So you need one instance of a component in your ADF application to have a different color. Your first instinct would be to just go to the style area in the property inspector and change it. Well, you might want to rethink this, a better way would be to define your style in a central location for easier future maintenance, and an even better way might be to use an ADF Skin for this. This way you have one location for your global skinning and specific styles.
Here is a demo of how to go about doing this.
Also in this demo a quick explanation of the difference between InlineStyle, ContentStyle and StyleClass.
The ODTUG Kscop11 conference was a great success with lots of sessions about FMW running in a special track. I did several sessions and labs in the conference, and I thought it might be a good idea to at least give you a taste of what you might have missed.
So here is most of what I demoed in my ADF Faces Skinning session (not all though - that session was 60 minutes long, and while everyone did end up going out of the building in the middle because of a fire drill for about 5 minutes, there was other things covered in the session as well).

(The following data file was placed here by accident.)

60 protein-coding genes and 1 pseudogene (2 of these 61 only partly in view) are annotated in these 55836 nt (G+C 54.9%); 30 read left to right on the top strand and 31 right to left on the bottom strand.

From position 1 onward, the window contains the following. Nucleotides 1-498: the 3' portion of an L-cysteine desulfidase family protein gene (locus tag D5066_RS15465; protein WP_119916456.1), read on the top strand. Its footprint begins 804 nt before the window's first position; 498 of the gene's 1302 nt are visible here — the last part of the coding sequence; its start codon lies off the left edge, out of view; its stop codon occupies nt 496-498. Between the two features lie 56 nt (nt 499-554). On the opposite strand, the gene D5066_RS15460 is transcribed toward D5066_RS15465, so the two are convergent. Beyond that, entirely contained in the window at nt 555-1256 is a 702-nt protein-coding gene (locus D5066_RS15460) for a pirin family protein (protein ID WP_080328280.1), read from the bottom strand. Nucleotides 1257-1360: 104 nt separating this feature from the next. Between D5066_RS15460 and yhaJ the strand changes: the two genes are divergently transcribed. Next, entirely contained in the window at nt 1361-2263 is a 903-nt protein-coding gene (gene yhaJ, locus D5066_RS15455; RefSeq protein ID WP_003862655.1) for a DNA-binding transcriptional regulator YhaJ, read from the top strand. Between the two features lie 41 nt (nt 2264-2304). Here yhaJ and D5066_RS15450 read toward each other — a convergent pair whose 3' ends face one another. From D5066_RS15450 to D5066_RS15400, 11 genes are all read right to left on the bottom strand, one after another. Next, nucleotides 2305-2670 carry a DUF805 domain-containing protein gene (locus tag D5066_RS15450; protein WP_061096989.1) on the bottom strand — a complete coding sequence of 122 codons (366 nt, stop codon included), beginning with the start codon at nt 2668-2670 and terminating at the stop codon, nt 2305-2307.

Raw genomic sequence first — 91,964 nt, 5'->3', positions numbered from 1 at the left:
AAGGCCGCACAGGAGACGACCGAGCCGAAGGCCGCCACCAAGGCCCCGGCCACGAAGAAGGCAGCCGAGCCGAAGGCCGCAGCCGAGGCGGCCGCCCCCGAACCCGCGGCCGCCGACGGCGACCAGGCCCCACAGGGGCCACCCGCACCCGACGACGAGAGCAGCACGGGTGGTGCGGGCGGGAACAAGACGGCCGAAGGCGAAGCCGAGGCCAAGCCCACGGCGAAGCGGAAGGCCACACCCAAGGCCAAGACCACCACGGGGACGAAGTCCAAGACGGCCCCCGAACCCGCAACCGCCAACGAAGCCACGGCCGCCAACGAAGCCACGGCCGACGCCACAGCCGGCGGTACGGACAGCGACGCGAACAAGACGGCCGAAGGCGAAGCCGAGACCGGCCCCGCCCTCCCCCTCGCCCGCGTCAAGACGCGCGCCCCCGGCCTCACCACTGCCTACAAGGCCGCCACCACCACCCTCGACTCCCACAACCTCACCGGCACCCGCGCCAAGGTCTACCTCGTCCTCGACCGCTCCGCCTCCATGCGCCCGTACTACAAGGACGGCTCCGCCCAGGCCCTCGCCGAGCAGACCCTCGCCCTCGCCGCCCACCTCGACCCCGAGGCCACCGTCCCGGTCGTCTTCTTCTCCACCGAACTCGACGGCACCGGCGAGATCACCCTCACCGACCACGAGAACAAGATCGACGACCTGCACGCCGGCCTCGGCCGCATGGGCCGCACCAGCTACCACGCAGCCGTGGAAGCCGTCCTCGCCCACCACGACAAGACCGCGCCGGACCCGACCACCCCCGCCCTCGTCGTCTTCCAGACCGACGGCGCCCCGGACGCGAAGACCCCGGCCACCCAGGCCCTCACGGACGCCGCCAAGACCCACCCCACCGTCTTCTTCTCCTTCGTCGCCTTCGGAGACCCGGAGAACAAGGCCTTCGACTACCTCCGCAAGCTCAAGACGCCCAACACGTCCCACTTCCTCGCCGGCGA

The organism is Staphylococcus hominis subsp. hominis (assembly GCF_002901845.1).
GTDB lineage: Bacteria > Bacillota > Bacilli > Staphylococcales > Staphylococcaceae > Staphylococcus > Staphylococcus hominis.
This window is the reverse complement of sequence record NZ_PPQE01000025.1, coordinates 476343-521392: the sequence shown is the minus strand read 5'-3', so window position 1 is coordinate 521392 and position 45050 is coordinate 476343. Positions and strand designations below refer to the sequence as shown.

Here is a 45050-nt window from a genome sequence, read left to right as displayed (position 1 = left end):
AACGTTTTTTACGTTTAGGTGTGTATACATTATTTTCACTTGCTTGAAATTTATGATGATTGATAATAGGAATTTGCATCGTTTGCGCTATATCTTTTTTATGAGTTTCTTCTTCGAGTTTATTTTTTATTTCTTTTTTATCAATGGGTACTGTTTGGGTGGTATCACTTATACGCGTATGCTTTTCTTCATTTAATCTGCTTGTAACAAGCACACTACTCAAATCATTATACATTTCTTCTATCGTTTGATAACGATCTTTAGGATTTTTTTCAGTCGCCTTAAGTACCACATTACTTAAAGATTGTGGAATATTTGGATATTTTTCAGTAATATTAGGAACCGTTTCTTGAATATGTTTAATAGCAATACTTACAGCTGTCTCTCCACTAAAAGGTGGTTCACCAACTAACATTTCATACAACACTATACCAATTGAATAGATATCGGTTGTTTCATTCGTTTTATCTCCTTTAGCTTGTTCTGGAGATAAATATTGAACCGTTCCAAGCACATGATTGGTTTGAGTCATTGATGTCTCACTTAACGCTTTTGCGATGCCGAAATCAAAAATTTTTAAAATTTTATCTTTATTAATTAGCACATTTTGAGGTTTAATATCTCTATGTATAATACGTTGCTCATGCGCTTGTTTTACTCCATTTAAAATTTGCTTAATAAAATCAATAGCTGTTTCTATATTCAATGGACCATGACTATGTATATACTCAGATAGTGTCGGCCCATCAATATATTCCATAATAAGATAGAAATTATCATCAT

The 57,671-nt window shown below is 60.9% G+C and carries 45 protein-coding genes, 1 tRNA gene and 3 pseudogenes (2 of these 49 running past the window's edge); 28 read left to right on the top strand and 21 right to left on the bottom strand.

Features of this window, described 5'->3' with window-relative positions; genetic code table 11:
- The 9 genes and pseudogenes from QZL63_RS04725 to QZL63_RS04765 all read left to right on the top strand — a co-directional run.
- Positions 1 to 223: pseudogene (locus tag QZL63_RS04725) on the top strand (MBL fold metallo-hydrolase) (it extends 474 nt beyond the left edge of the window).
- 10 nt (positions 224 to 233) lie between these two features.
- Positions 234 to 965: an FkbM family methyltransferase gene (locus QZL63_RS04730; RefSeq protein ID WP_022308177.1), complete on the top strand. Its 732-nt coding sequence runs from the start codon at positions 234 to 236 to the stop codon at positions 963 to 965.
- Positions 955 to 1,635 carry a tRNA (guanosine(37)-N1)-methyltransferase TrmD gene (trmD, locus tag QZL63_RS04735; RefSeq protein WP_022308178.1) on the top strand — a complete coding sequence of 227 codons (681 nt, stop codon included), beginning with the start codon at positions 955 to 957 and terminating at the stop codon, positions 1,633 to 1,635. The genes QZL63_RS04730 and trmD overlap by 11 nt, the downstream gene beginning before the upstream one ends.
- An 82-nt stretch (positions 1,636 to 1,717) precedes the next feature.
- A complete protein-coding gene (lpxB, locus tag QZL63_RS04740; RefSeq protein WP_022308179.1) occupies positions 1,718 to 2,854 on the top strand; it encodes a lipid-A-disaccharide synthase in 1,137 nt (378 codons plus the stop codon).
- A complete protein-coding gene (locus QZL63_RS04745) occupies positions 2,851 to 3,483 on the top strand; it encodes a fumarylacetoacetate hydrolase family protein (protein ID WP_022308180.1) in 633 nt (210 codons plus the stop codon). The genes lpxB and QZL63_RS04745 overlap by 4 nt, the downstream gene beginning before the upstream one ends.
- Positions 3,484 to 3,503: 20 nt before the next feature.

In the demo here you'll see how to generate new images and default color scheme, how to identify a component class with Firebug, how to skin a component, how to identify the global selector of a property, how to change fonts and how to change strings.
By the way, for more on ADF Skinning you should also listen to the ADF Insider seminar that Frank Nimphius recorded on skinning, it will give you better understanding of the overall skinning process.
P.S. in the demo I add an entry to the web.xml file which prevent ADF Faces from compressing the HTML that is generated.
The entry is for org.apache.myfaces.trinidad.DISABLE_CONTENT_COMPRESSION
and I set it to true. This is very useful when you work on creating the skin, but don't forget to un-set it before you go production.